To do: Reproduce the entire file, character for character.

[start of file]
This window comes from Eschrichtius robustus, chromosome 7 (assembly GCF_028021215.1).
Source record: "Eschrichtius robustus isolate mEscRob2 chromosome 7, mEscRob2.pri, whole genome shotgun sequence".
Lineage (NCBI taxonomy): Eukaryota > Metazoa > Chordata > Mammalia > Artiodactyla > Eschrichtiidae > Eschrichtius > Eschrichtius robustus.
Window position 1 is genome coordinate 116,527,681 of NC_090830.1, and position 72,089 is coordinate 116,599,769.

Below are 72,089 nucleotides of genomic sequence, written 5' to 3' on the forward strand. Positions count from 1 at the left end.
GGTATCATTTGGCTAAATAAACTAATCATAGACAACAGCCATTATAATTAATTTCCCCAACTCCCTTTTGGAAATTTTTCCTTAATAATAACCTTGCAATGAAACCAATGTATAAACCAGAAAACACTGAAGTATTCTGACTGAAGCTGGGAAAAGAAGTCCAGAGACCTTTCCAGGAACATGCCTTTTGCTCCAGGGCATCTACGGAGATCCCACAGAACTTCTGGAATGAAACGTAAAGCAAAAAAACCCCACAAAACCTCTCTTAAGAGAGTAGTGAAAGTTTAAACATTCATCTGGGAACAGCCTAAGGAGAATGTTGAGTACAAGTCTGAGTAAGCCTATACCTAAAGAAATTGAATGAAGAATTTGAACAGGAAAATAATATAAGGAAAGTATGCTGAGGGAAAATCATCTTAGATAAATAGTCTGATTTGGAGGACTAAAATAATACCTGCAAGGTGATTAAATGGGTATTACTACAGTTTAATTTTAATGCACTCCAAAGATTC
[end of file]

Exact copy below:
This window comes from Eschrichtius robustus, chromosome 7 (assembly GCF_028021215.1).
Source record: "Eschrichtius robustus isolate mEscRob2 chromosome 7, mEscRob2.pri, whole genome shotgun sequence".
Lineage (NCBI taxonomy): Eukaryota > Metazoa > Chordata > Mammalia > Artiodactyla > Eschrichtiidae > Eschrichtius > Eschrichtius robustus.
Window position 1 is genome coordinate 116,527,681 of NC_090830.1, and position 72,089 is coordinate 116,599,769.

Below are 72,089 nucleotides of genomic sequence, written 5' to 3' on the forward strand. Positions count from 1 at the left end.
GGTATCATTTGGCTAAATAAACTAATCATAGACAACAGCCATTATAATTAATTTCCCCAACTCCCTTTTGGAAATTTTTCCTTAATAATAACCTTGCAATGAAACCAATGTATAAACCAGAAAACACTGAAGTATTCTGACTGAAGCTGGGAAAAGAAGTCCAGAGACCTTTCCAGGAACATGCCTTTTGCTCCAGGGCATCTACGGAGATCCCACAGAACTTCTGGAATGAAACGTAAAGCAAAAAAACCCCACAAAACCTCTCTTAAGAGAGTAGTGAAAGTTTAAACATTCATCTGGGAACAGCCTAAGGAGAATGTTGAGTACAAGTCTGAGTAAGCCTATACCTAAAGAAATTGAATGAAGAATTTGAACAGGAAAATAATATAAGGAAAGTATGCTGAGGGAAAATCATCTTAGATAAATAGTCTGATTTGGAGGACTAAAATAATACCTGCAAGGTGATTAAATGGGTATTACTACAGTTTAATTTTAATGCACTCCAAAGATTC